While in March many may no longer be focused on setting or even maintaining New Year’s resolutions, the U.S. Department of Health and Human Services is gearing up to release their own ‘resolutions’ for the future of our nation’s health with Healthy People 2020. With each new set of resolutions, we see new health topics addressed and learn how current programs are functioning. I was interested to learn how Healthy People has and will affect all levels of communities, from local schools to government agencies, and even individual residents.
The Healthy People program essentially sets the agenda for public and community health programming and funding. As a U.S. resident, this may influence the cost of your flu shot, the availability of healthy foods in your grocery store, the amount of time local students spend in gym class, and even the levels of pollutants permitted in the air we breathe. In addition, Healthy People objectives directly influence which aspects of public and community health receive increased funding in the decade to come.
The Healthy People movement began in 1979 when U.S. Surgeon General Julius B. Richmond published a set of nationwide goals and objectives focusing on health promotion and disease prevention (read more: http://www.healthypeople.gov/About/history.htm). Since then, every decade a panel of experts has reevaluated and reestablished standards to guide health programming and funding streams.
Healthy People objectives were purposefully set to be challenging, yet attainable. Although they were established by the federal government, these objectives are evaluated by pooling resources and data from over 190 different sources from all levels – including federal, state and local governments, and non-profit agencies of all shapes and sizes.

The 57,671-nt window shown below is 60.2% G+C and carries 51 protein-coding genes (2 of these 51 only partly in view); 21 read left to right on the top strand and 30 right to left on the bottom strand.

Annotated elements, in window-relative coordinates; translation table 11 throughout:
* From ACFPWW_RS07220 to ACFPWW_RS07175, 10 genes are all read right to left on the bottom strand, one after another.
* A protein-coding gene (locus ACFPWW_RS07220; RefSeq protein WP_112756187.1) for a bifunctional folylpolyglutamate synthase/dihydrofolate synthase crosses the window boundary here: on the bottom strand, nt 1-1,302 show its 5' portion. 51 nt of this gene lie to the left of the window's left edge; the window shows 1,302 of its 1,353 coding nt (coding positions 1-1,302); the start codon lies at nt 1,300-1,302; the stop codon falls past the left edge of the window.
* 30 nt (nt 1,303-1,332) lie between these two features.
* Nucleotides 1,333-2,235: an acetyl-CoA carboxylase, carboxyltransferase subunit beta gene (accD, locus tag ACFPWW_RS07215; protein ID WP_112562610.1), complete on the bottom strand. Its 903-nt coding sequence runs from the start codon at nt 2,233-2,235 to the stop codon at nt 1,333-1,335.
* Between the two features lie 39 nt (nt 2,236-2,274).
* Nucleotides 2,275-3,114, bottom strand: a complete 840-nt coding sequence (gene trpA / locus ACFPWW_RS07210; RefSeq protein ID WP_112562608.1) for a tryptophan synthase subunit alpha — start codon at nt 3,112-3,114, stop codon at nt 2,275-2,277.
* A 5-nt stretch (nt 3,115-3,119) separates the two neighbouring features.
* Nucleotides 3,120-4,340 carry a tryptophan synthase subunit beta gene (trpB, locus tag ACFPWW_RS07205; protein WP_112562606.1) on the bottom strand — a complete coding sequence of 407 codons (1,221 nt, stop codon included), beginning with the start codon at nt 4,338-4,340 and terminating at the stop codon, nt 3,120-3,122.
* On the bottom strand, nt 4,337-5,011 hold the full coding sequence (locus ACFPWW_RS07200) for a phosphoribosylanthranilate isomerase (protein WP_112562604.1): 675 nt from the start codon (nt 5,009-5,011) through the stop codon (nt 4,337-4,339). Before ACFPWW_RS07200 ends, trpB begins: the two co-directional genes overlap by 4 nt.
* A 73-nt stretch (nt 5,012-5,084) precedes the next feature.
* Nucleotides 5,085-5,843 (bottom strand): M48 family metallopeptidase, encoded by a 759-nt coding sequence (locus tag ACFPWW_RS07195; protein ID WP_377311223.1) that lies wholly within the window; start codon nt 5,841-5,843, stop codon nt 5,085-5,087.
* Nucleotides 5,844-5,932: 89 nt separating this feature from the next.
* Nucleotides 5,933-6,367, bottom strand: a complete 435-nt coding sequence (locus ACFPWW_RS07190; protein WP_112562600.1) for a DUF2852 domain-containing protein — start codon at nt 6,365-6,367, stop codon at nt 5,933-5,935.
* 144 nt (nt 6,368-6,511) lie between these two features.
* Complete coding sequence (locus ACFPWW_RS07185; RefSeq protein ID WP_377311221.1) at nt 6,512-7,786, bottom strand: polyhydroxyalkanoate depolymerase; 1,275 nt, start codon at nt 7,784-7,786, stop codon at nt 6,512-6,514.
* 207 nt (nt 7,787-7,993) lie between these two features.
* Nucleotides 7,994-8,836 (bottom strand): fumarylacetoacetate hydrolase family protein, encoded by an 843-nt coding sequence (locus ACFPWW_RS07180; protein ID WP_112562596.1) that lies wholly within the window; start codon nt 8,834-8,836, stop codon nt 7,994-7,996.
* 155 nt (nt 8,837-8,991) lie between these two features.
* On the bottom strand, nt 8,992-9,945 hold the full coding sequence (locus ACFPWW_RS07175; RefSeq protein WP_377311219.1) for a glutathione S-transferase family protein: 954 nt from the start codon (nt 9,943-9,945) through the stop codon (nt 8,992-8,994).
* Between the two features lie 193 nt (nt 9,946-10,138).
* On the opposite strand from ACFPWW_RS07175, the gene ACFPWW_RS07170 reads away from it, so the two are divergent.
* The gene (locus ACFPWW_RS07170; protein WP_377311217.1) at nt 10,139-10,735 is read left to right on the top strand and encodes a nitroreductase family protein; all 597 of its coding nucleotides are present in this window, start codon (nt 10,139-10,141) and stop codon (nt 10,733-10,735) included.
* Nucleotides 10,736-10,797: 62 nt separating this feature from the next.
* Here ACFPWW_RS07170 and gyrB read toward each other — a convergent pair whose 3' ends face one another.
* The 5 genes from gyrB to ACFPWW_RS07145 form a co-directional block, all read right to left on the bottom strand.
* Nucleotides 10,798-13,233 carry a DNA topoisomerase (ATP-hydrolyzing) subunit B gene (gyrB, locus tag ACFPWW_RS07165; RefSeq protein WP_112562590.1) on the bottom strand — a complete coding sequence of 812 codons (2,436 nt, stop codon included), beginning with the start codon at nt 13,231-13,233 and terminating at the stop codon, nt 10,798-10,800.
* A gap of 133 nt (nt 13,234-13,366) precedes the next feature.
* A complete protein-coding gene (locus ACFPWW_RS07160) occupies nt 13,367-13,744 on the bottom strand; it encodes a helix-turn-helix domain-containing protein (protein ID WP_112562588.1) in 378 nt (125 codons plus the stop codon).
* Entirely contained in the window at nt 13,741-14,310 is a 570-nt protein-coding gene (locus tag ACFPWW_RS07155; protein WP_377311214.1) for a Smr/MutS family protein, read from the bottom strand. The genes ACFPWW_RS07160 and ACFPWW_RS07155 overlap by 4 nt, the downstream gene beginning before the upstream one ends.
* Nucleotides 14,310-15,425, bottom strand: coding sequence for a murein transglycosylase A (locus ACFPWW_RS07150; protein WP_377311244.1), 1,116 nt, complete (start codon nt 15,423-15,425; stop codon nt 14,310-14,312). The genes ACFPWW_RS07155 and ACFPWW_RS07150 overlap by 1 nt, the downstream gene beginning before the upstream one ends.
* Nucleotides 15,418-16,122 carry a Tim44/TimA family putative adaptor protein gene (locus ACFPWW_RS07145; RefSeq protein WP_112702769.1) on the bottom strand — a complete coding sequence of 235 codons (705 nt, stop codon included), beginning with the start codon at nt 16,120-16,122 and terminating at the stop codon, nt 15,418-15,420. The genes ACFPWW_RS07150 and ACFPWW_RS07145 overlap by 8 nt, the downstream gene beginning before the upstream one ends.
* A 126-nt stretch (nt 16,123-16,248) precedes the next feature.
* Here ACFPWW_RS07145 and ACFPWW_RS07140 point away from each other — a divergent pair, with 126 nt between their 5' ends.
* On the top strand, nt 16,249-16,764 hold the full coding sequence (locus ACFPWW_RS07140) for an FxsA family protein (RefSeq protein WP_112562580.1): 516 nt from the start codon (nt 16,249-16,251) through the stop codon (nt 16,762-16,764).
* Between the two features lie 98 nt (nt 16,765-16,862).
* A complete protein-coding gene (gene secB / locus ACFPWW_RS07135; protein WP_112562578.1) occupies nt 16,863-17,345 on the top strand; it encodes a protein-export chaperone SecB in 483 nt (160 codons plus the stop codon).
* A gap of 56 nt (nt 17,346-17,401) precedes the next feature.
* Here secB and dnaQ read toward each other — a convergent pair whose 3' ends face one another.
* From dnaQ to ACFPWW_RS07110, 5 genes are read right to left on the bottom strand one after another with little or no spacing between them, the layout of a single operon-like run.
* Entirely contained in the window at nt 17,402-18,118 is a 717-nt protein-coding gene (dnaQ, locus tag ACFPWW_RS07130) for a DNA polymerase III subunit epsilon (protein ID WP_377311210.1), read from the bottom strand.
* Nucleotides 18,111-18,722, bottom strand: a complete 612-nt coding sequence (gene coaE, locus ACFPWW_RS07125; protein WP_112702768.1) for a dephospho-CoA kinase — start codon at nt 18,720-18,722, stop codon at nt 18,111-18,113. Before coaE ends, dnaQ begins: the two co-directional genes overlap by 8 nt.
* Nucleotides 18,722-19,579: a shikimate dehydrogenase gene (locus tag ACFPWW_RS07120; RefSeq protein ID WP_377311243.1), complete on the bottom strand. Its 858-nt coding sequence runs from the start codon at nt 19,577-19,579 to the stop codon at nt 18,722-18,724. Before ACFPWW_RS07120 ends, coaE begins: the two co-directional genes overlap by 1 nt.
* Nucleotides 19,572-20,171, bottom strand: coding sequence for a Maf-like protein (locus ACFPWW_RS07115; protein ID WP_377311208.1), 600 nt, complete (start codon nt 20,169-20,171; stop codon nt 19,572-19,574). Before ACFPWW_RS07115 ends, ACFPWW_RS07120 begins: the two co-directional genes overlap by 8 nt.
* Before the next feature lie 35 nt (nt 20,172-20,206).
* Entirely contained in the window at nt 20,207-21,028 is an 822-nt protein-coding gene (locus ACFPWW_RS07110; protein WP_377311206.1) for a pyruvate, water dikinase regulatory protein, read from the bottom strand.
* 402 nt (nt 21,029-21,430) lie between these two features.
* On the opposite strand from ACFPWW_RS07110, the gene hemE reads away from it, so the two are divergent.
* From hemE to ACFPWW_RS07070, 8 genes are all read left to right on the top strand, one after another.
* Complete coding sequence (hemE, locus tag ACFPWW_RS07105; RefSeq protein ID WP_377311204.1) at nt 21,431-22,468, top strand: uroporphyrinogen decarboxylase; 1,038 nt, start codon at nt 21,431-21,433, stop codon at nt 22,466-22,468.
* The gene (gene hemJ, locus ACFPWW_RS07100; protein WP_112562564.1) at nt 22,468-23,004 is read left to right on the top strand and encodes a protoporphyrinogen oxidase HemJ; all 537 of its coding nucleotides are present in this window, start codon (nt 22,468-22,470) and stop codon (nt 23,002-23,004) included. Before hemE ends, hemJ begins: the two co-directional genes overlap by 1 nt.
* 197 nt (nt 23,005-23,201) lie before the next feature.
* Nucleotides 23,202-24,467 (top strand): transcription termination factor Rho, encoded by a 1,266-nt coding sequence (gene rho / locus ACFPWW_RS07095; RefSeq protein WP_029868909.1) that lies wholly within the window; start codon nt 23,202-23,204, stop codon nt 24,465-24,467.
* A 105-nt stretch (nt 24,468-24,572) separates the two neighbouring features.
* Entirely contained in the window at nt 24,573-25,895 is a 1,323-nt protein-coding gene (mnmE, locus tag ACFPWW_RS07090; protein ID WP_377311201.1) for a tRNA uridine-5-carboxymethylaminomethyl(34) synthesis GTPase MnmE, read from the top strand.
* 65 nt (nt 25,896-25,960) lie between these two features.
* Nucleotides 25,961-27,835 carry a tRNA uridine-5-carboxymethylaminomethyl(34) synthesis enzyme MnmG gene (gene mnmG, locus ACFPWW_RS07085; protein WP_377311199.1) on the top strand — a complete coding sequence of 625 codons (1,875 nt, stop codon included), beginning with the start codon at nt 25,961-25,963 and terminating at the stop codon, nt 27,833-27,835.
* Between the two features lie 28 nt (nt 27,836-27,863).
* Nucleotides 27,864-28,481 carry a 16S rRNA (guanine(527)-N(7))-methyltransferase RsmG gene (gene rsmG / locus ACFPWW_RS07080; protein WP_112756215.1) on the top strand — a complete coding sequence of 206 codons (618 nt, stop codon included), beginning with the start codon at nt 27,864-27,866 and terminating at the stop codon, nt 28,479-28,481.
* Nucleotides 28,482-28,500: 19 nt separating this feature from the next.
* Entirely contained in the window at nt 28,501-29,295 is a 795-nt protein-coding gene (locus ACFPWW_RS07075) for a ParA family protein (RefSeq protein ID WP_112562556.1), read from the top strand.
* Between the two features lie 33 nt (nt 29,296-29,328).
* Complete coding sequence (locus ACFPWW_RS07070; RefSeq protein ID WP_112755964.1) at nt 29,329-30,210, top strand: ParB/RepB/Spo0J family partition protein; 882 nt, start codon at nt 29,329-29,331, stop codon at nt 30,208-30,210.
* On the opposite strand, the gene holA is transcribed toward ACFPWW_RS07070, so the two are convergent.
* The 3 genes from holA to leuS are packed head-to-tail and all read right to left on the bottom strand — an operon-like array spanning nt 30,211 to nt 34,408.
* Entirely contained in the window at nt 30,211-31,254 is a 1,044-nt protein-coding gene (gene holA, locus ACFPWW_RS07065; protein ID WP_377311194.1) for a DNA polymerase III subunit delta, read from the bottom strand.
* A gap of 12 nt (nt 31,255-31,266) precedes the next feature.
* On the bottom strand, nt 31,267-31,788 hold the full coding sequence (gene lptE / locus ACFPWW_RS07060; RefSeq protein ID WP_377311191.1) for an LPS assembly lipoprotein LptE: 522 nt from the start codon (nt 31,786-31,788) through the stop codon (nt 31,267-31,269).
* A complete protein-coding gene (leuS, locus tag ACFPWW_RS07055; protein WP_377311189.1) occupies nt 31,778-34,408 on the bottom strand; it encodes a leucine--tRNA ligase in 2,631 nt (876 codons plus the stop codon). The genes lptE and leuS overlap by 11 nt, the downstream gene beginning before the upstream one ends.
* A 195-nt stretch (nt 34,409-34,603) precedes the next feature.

Healthy People centers on two overarching goals: (1) to increase quality and years of healthy life; and (2) to eliminate health disparities. In addition, goals and objectives are set in 28 different focus areas, with 10 priority areas receiving special attention and extra funding – also known as the Leading Health Indicators. For Healthy People 2010, the Leading Health Indicators included:
1. Physical Activity
2. Overweight and Obesity
3. Tobacco Use
4. Substance Abuse
5. Responsible Sexual Behavior
6. Mental Health
7. Injury and Violence
8. Environmental Quality
10. Access to Health Care
To learn more about why these areas were targeted and what programming has been established to address each, check out: http://www.healthypeople.gov/LHI/Priorities.htm
Healthy People 2020 objectives were released and open for comments during the fall of 2009. Healthy People 2020 includes goals and objectives in 11 new focus areas including: Genomics, Global Health, Health IT, Quality of Life and Well-being, and Social Determinants of Health. Some of these areas were addressed in other topic areas in the past, but several provide objectives for new and developing arenas of public health.
The Department of Health and Human Services thankfully does not just set these objectives and then hope that they’re met – they take systematic steps by evaluating progress after two and five years, which may then lead to the adjustment of programming and funding accordingly. To see progress reports from 2005 and 2008, check out: http://www.healthypeople.gov/data/PROGRVW/
Healthy People 2020 will provide a framework for future health programming – I’d encourage you to familiarize yourself with general goals and indicators, especially those in your area of expertise. Are they attainable? Are they applicable? Are they making a difference? Be sure to check out http://www.healthypeople.gov/HP2020/!